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Economy Remains Relatively Healthy Despite Credit Worries

Falling gasoline costs held U.S. consumer prices nearly in check in July and industrial output rose, according to data that suggested the economy was sound despite credit fears in financial markets.

Other reports Wednesday showed a slight dip in New York state manufacturing activity this month and a decline in the amount of capital flowing into the United States in June.

Analysts said the latest data, combined with reports earlier this week showing solid retail sales and a shrinking trade deficit, point to an economy that is doing pretty well.

"Things don't look that bad. There is no evidence yet in the data that the economy is on the cusp of losing steam," said Michael Darda, chief economist at MKM Partners in Greenwich,
Connecticut.

Still, a gauge of home builder sentiment from the National Association of Home builders hit its lowest since January 1991, suggesting a housing slump had a ways to run.

"Builders realize that issues related to mortgage credit cost and availability have become more acute, filtering some prospective buyers out of the market and prompting others to delay their decision to purchase a new home," said NAHB President Brian Catalde, a home builder from El Segundo, California.

Close to Expectations

The bulk of Wednesday's data was close to expectations on Wall Street and financial markets focused more on the fear credit would evaporate as problems in the subprime mortgage
market widen than the economy's health.

Throughout the day, stocks teetered between gains and losses, while prices for U.S. government bonds were mixed.

Central banks around the globe have pumped money in the financial system over the past week in an effort to keep credit flowing.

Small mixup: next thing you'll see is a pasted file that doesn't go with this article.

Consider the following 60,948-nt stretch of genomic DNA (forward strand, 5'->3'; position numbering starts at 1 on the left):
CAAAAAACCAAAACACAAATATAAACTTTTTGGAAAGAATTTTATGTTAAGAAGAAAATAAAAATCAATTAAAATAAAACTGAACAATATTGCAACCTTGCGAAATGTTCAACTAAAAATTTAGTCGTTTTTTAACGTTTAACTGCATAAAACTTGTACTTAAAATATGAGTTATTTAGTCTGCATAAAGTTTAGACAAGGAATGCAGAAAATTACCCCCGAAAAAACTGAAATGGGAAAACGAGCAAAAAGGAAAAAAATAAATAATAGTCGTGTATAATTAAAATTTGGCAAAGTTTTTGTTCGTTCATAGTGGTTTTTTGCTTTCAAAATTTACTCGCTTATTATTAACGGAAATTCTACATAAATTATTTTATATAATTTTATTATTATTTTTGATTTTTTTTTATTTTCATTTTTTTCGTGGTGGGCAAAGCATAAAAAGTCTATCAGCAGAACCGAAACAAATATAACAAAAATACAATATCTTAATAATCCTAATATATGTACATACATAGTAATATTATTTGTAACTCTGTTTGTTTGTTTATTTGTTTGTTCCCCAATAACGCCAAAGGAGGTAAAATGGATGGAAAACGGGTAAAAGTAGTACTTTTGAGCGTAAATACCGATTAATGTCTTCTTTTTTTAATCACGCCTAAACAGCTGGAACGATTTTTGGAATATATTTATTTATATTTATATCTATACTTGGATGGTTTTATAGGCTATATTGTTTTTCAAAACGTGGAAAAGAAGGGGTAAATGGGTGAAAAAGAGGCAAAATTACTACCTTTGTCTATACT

Financial markets now expect the Federal Reserve to lower interest rates at its next meeting on Sept. 18, if not before, to buffer the economy as credit becomes more scare.

Many economists, however, do not expect the central bank to act that quickly.

"To me, the risk remains the economy not inflation, but I doubt the Fed will change course before the Sept. 18th meeting without an even more major deterioration in financial conditions," said Joel Naroff, president and chief economist of Naroff Economic Advisors in Holland, Pennsylvania.

The Consumer Price Index, a key inflation gauge, rose just 0.1 percent last month as gasoline prices fell 1.7 percent, the Labor Department said. Economists polled by Reuters had
expected a rise of 0.2 percent.

So-called core inflation, which excludes volatile food and energy prices, rose 0.2 percent, matching forecasts. Year-over-year, the core CPI held steady at 2.2 percent for a
third straight month.

Focus on Inflation

The Fed said last week that inflation remained its predominant concern, although it acknowledged that a wobbly housing market had led to tightening credit terms for some
households and businesses.

"The July CPI readings don't make it any harder or easier for the Fed to cut interest rates," said Richard Huber, economist at A.G. Edwards and Sons in St. Louis. "The trade deficit data we got yesterday will drive GDP numbers for the second quarter higher, which will allow the Fed to say that it's still focused on inflation."

Industrial output rose 0.3 percent in July as automotive-related production surged 2.6 percent, offsetting a big decline in utility output, a Federal Reserve report showed.

Manufacturing output rose 0.6 percent.

"Low inventory levels, strong export demand, and ongoing moderate economic growth at home have allowed the manufacturing sector to shake off the depressing effects of the housing
downturn," said Daniel Meckstroth, chief economist for the Manufacturers Alliance/MAPI.

Separately, the U.S. Treasury said net overall capital inflows into the United States dropped to $58.8 billion in June from May's revised inflow of $107.3 billion, hurt by a plunge in net purchases of U.S. securities by private investors.

June's net overall capital inflow barely covered the U.S. trade deficit for the month of $58.1 billion.

In another report, the New York Federal Reserve Bank said manufacturing in New York State factories slowed in August. The New York Fed's "Empire State" general business conditions index fell modestly to 25.06 from 26.46 in July.

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